Toronto’s City Hall Perfectly Represents Toronto Itself


Never has architecture so perfectly represented attitude

Never has architecture so perfectly represented attitude

A few years ago, I took the train from Ottawa to Toronto. For whatever reason, I became transfixed at this portrait of Toronto’s city hall mounted to the front of the passenger car. I started at it for a minute or so and then suddenly saw why I have become fascinated by it: the very architecture of Toronto’s city hall so perfectly represents Toronto and Torontonians.

This edifice consists of two concave towers built in like a fishbowl relative to one another. But curiously, all of the windows are built on the inner-concave sides so that the two towers look upon each other, while the outer-concave sides of the two towers are covered in a brutalist concrete facade and have no windows at all.

So, what is Toronto’s city hall? This building is open only to itself, whose large windows face only the other tower so that the city hall can marvel upon itself and become enthralled with itself, and it remains completely closed off to the rest of the world, to which it presents a brutalist, expressionless concrete wall — as if the rest of the world were unimportant because Toronto is the center of the universe.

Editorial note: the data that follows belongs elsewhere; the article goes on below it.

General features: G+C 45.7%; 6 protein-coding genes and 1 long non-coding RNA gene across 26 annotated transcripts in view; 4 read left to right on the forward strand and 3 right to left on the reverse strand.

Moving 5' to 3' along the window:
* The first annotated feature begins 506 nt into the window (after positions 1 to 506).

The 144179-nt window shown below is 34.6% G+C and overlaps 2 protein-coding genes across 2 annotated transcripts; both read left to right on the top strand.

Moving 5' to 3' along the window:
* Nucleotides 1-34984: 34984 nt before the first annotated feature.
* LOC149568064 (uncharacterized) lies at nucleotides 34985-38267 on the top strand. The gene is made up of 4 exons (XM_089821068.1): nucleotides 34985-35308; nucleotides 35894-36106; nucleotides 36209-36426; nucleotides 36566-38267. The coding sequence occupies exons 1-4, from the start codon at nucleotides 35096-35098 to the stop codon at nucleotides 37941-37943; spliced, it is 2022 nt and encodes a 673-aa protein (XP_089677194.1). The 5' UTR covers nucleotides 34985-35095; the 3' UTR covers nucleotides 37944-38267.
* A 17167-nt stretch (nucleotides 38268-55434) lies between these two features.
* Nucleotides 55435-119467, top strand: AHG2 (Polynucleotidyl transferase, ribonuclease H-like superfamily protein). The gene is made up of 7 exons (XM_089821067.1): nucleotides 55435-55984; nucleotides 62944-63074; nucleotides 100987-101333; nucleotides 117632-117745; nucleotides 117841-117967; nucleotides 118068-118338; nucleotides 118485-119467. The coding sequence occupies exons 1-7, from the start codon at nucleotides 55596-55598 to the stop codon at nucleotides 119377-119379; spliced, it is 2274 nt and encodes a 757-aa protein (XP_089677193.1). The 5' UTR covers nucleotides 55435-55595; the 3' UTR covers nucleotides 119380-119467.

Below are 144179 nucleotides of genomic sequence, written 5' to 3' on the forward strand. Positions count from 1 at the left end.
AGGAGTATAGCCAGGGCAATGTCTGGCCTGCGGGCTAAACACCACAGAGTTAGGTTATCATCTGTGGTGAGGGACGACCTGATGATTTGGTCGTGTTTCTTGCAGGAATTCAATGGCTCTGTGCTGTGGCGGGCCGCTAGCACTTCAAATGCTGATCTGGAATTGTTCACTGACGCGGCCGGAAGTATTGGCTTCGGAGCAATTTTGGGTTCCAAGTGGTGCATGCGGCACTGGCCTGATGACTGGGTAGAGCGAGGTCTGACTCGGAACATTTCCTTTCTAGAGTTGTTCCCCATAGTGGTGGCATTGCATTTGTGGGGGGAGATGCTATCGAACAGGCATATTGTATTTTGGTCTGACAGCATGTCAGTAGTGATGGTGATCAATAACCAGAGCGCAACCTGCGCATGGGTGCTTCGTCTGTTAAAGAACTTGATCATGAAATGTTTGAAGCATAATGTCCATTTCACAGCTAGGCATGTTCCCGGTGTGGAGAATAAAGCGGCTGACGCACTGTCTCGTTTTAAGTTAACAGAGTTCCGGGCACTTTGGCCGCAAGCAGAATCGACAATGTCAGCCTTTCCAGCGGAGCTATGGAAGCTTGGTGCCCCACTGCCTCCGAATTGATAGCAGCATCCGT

That is why Toronto’s city hall so perfectly represents Toronto and the attitudes of Torontonians. Furthermore, I imagine that anyone who is not from Toronto will find this post funny, while Torontonians themselves would at first instinctively recoil in disgust and then find me obnoxious and petty for having made this observation.

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4 Responses to Toronto’s City Hall Perfectly Represents Toronto Itself

  1. E.J. James says:

    You could also add that the two towers being separate represent the urban and rural divide that has plagued the metro since amalgamation.

  2. Correct on all accounts, James!

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